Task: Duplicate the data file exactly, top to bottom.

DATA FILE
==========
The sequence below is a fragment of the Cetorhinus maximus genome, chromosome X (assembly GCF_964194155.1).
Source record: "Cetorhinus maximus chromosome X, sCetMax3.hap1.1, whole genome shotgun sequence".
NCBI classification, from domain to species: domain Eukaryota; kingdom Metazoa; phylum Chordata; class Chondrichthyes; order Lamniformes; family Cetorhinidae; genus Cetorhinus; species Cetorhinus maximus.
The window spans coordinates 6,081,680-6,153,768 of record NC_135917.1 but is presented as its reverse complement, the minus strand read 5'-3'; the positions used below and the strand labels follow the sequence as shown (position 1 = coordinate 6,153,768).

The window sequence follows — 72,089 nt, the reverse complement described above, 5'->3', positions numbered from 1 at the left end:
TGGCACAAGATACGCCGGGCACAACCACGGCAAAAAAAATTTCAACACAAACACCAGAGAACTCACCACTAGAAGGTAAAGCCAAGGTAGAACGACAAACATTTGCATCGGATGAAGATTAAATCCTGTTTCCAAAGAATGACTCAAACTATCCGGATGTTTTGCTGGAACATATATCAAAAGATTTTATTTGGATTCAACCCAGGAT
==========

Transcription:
The sequence below is a fragment of the Cetorhinus maximus genome, chromosome X (assembly GCF_964194155.1).
Source record: "Cetorhinus maximus chromosome X, sCetMax3.hap1.1, whole genome shotgun sequence".
NCBI classification, from domain to species: domain Eukaryota; kingdom Metazoa; phylum Chordata; class Chondrichthyes; order Lamniformes; family Cetorhinidae; genus Cetorhinus; species Cetorhinus maximus.
The window spans coordinates 6,081,680-6,153,768 of record NC_135917.1 but is presented as its reverse complement, the minus strand read 5'-3'; the positions used below and the strand labels follow the sequence as shown (position 1 = coordinate 6,153,768).

The window sequence follows — 72,089 nt, the reverse complement described above, 5'->3', positions numbered from 1 at the left end:
TGGCACAAGATACGCCGGGCACAACCACGGCAAAAAAAATTTCAACACAAACACCAGAGAACTCACCACTAGAAGGTAAAGCCAAGGTAGAACGACAAACATTTGCATCGGATGAAGATTAAATCCTGTTTCCAAAGAATGACTCAAACTATCCGGATGTTTTGCTGGAACATATATCAAAAGATTTTATTTGGATTCAACCCAGGAT